Political scientist Grigorij Mesežnikov from the Institute for Public Affairs think tank said that Fico’s statements are meant to appeal to voters by pressuring energy producers.
“The government has been pressuring monopolies since before now,” Mesežnikov told SITA. “Smer is worried about the impact of euro adoption.”
Martin Chren, director of the F.A. Hayek Foundation, told SITA that the state would come out with the short straw from any expropriation of SPP or SE because it would have to reimburse investors at the current market value.
A 49-percent share of SPP was sold to foreign investors in 2002 for $2.7 billion and a 66-percent share in SE was sold in 2006 for €839 million.
Prices under control
On July 2, the Fico government gave the ÚRSO more authority to cap energy prices. But observers doubt whether state regulation is the right way to tackle rising prices.
Fico said regulation is one way to prevent low-income households in Slovakia from spending a higher share of their income on energy than anywhere in the European Union.
Prices would be capped from 2009 until the share of household income expenditure on energy reaches the EU average, Fico said.
Gas suppliers will only be able to charge regulated prices to households whose annual consumption does not exceed 6,500 cubic metres, the cabinet said in its official report.
Electricity producers will have to supply at least 6 TWh of electricity at a price set by the regulatory authority to households without electric heating with an annual consumption up to 5,000 kWh; to households with electric heating that consume up to 20,000 kWh per year; and to small companies with an annual consumption of up to 30,000 kWh, according to government information.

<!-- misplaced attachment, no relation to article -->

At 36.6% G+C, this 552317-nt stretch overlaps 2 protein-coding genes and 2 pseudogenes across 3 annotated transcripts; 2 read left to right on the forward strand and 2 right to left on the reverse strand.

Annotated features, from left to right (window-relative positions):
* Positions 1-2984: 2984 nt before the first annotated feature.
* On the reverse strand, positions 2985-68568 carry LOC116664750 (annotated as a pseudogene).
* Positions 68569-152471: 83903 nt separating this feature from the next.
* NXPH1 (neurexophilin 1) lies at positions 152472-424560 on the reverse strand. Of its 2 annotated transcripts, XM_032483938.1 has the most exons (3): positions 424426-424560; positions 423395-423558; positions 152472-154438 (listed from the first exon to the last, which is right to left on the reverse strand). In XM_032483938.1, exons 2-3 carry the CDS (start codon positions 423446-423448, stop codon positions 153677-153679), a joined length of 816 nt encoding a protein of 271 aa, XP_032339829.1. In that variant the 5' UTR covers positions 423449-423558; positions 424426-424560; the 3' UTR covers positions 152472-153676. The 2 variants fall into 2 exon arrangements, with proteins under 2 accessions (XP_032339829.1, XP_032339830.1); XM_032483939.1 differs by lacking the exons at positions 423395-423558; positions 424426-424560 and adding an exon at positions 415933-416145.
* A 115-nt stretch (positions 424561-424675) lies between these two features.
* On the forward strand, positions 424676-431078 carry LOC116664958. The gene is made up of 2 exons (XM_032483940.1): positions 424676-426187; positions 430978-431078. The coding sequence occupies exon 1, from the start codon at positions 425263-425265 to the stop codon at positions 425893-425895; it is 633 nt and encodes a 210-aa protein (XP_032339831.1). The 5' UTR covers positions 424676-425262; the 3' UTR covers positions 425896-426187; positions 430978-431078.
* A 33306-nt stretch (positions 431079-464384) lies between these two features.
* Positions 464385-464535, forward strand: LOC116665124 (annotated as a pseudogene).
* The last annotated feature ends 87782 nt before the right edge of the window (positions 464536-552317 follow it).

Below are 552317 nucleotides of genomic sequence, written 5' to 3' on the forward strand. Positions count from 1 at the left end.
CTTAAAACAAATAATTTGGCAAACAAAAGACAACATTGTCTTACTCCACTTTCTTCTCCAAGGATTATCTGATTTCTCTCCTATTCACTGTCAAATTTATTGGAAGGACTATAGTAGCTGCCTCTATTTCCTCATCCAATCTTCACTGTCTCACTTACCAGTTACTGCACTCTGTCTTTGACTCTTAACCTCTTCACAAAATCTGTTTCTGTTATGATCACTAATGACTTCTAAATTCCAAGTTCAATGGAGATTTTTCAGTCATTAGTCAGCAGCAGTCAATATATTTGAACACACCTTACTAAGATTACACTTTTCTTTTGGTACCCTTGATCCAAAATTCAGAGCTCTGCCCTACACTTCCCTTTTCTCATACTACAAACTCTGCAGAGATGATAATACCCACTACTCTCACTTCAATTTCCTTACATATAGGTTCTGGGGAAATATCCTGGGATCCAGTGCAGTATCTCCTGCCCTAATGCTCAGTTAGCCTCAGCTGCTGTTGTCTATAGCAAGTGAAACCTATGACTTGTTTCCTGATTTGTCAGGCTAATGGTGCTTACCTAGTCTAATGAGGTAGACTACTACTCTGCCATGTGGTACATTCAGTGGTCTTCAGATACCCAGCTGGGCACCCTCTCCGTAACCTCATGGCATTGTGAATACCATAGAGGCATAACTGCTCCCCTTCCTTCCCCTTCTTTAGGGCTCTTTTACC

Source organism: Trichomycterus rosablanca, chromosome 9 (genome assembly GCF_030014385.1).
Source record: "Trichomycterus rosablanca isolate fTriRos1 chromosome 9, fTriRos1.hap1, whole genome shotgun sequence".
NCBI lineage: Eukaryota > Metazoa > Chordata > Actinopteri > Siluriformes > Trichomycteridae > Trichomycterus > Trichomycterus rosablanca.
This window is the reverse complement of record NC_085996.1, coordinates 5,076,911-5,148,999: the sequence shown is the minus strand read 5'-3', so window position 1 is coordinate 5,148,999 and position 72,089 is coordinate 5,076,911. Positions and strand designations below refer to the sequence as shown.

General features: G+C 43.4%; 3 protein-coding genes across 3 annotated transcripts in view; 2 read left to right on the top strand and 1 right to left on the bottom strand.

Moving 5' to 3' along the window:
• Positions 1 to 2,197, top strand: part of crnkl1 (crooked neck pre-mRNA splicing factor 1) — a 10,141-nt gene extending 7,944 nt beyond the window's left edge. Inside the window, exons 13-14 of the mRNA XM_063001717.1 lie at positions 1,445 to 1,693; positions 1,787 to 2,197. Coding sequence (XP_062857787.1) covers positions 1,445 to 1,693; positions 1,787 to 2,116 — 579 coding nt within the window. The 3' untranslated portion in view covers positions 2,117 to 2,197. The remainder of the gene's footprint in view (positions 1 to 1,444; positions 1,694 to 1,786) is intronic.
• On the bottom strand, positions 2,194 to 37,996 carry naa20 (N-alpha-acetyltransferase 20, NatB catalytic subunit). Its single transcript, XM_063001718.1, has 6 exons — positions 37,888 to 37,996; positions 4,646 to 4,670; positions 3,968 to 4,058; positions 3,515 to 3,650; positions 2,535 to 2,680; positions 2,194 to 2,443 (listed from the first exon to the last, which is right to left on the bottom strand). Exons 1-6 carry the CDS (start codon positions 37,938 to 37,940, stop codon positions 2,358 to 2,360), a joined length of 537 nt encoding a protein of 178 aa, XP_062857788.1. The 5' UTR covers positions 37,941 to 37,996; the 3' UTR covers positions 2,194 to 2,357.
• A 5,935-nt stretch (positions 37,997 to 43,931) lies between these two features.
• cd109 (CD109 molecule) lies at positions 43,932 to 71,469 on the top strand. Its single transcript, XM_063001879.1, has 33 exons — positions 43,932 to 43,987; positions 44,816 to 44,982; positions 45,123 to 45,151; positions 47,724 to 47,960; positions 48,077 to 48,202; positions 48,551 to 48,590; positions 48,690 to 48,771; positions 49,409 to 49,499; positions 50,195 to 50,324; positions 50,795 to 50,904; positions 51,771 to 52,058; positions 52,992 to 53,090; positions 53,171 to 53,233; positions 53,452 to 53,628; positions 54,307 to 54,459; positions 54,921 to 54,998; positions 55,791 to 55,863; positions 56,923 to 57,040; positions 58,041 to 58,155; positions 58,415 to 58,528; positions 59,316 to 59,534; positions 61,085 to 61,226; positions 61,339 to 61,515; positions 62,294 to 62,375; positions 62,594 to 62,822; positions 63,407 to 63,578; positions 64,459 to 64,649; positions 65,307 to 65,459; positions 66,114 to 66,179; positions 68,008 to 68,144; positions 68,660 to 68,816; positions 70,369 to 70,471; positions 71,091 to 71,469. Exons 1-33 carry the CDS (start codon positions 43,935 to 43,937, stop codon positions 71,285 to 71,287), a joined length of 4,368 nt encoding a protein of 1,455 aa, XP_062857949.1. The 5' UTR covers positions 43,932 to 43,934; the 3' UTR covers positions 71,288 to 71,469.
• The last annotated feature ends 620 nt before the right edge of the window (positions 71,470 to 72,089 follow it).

The SE has already appealed against the Economy Ministry’s decision that the utility will have to supply households with 6 TWh of electricity at a price set by the regulator.
“The decision is not in line with the law and is not based on an objectively existing general economic interest,” Kopřiva told The Slovak Spectator. “The need of the general economic interest has not been proven, even though Slovak and EU legislation requires it.”
According to Kopřiva, the move is also at odds with the Slovak Constitution, energy legislation, laws on the regulation of network industries, and legislation on competition.
As for SPP, retail prices of natural gas went unchanged until 1999, which means the company had been spending more than customers had been paying, according to Kršáková.
The company covered the deficit with revenues from international distribution.
However, such cross-funding was at odds with the EU legislation, so the company had to scrap it and harmonise prices with real values, Kršáková said.
The last time SPP increased prices was in November 2006. In January 2007, it trimmed prices by an average of about 4 percent. At that time, the price of oil stood at $60 a barrel.
Since the beginning of this year, prices have risen past $100 a barrel and close to $150. Since January 2007, prices for households have shot up by 13-42 percent, Kršáková said.